Welcome to Jihad 101

Somewhere about 110 miles to the north of me sit children, teenagers and young men in school. It’s not just any school. This institution brings together some of the greatest talent in the country and the world. Moreover, like any leading academic institution, it exports the knowledge gleaned within its wall to all corners of the globe. All that want to learn about this school’s specialty want to be here to learn from the best, from the masters. In fact, the influence of this school is so prominent that the school draws foreign leaders to praise its accomplishments, its teachers and its students.
Welcome to Lebanon, home of Jihad University.
No, I’m not writing the brochure for this wonderful school. These praises come from Iranian president Mahmoud Ahmadinejad’s visit to Lebanon, which sits on Israel’s northern border. Last Wednesday, as Ahmadinejad received an honorary doctorate in political science from Lebanese University, he proclaimed Lebanon a “university of jihad.” Ahmadinejad seemed to be getting in touch with his softer side, taking a break from his predictions of Israel''s and the West’s inevitable demise, as he gloated about his country’s connection with Lebanon. These countries, he said, are "two nations that love each other and have much in common," primarily the fight against Israel. To be clear, when he refers to the Lebanese-Iranian relationship, he means the Hizbullah-Iran relationship. It’s either a recognition of Hizbullah’s stranglehold on the country, or an expression of hope that Hezbollah will solidify its death-grip.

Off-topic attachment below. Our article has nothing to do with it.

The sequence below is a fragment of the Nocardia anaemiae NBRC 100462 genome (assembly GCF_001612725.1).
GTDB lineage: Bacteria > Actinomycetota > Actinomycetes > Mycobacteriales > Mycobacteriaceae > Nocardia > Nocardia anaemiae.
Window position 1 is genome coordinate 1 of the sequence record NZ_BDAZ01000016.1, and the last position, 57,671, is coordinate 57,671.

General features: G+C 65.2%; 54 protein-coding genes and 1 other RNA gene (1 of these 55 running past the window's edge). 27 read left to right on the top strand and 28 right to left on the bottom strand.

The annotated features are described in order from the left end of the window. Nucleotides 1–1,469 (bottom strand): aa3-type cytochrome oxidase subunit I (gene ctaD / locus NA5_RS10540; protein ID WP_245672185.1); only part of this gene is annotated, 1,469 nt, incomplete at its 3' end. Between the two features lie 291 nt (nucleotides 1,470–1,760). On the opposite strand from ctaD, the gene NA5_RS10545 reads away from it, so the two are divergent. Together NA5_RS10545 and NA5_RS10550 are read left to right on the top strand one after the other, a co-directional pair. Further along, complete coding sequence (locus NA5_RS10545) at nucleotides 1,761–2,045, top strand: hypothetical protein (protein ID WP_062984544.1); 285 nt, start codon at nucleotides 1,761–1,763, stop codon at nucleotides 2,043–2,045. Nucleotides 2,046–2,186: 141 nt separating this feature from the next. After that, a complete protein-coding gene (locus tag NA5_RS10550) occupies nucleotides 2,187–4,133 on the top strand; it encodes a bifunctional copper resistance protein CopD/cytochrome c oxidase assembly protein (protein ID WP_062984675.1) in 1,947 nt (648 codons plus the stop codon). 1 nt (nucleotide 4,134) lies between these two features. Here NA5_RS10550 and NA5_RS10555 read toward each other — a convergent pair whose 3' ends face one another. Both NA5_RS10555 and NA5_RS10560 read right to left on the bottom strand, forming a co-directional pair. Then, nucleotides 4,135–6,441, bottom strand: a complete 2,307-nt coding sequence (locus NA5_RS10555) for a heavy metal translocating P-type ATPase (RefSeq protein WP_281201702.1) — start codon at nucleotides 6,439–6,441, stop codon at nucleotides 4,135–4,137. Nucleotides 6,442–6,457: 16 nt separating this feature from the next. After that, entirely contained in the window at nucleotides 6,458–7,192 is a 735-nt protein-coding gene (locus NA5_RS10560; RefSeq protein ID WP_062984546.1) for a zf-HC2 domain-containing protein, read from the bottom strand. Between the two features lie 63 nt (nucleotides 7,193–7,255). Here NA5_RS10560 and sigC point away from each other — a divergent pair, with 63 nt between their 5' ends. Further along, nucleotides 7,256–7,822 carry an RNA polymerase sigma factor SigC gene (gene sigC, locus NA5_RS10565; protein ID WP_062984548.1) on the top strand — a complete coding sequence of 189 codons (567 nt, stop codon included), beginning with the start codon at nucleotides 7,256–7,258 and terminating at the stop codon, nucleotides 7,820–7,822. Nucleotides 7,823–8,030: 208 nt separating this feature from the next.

I found Ahmadinejad’s comments about Jihad University (JU) interesting for two reasons. First, if I was a Lebanese citizen that opposes Hizbullah and Iran''s influence in my country, I’d be really pissed. There are many in that country that are not happy about this dictator’s visit in the first place. But now this guy comes into town and calls Beirut, the “Paris of the Middle East," a “university of jihad." That’s like someone coming to New York, and saying at the end of their trip, “wow, you guys sure have some big subway rats.” Hizbullah has infested Lebanon, and their influence continues to grow. Soon the "Paris of the Middle East" will become the "Tehran of the Levant."
Ahmadinejad values what he sees as Lebanon’s best cultural export: terrorism. After all, Hizbullah is an Iranian creation and its baby. This was a victory lap for Ahmadinejad as Iran has a major foothold in Lebanon via Hizbullah. Even those that were opposed to his visit couldn’t really do anything about it. Not only did Hizbullah leader Hassan Nasrallah come out of hiding to meet Ahmadinejad, but he was greeted by Lebanese president Michael Suleiman with an honor guard. Seeing photos of Ahmadinejad’s trip around the country reminded me of seeing the Nazis march through various European cities with thousands of sympathizers cheering on their “liberators." Those Lebanese will soon find that the Iranians are their unsympathetic overlords, and their control of the country means more of the same old colonial conquest of Lebanon, and a bleaker future for that country and the region as a whole.
The other part of Ahmadinejad’s statements that I found interesting on a personal level is that the same day he was lauding Lebanon as a center for terrorism education, I started to take my first class at IDC Herzliya in pursuit of my master’s in counterterrorism. So, as Ahmadinejad was busy getting his terrorist class in order, I started my studies on how to stop the spread of his ideology and “education."
One day Ahmadinejad’s students will graduate from Jihad University, and I will also get my master’s, and we’ll all start looking for work after school. I’ll do my best to make sure JU’s students have a hard time finding a job. Unfortunately, with Iran’s help, they won’t.
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